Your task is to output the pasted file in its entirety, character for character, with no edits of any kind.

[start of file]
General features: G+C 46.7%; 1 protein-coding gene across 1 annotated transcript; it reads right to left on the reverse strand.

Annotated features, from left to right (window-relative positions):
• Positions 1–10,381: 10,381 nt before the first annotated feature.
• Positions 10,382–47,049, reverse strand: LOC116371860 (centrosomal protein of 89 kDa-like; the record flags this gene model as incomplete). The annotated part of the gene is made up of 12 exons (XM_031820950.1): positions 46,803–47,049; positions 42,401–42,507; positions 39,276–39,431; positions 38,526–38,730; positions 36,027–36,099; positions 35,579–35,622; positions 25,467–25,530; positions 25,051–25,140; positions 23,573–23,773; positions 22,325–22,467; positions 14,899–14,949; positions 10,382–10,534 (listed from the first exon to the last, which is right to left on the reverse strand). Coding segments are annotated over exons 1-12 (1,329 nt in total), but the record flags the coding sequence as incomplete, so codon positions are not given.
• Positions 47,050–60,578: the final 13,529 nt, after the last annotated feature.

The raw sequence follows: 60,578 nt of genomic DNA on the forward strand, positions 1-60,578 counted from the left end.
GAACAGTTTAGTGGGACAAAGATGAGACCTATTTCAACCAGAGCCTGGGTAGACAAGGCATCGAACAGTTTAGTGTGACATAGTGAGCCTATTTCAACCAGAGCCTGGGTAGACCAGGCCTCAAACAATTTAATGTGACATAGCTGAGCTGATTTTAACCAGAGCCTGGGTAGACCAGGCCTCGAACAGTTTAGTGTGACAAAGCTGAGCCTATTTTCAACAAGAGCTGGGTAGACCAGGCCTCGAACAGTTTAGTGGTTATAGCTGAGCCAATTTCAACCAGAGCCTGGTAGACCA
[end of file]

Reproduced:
General features: G+C 46.7%; 1 protein-coding gene across 1 annotated transcript; it reads right to left on the reverse strand.

Annotated features, from left to right (window-relative positions):
• Positions 1–10,381: 10,381 nt before the first annotated feature.
• Positions 10,382–47,049, reverse strand: LOC116371860 (centrosomal protein of 89 kDa-like; the record flags this gene model as incomplete). The annotated part of the gene is made up of 12 exons (XM_031820950.1): positions 46,803–47,049; positions 42,401–42,507; positions 39,276–39,431; positions 38,526–38,730; positions 36,027–36,099; positions 35,579–35,622; positions 25,467–25,530; positions 25,051–25,140; positions 23,573–23,773; positions 22,325–22,467; positions 14,899–14,949; positions 10,382–10,534 (listed from the first exon to the last, which is right to left on the reverse strand). Coding segments are annotated over exons 1-12 (1,329 nt in total), but the record flags the coding sequence as incomplete, so codon positions are not given.
• Positions 47,050–60,578: the final 13,529 nt, after the last annotated feature.

The raw sequence follows: 60,578 nt of genomic DNA on the forward strand, positions 1-60,578 counted from the left end.
GAACAGTTTAGTGGGACAAAGATGAGACCTATTTCAACCAGAGCCTGGGTAGACAAGGCATCGAACAGTTTAGTGTGACATAGTGAGCCTATTTCAACCAGAGCCTGGGTAGACCAGGCCTCAAACAATTTAATGTGACATAGCTGAGCTGATTTTAACCAGAGCCTGGGTAGACCAGGCCTCGAACAGTTTAGTGTGACAAAGCTGAGCCTATTTTCAACAAGAGCTGGGTAGACCAGGCCTCGAACAGTTTAGTGGTTATAGCTGAGCCAATTTCAACCAGAGCCTGGTAGACCA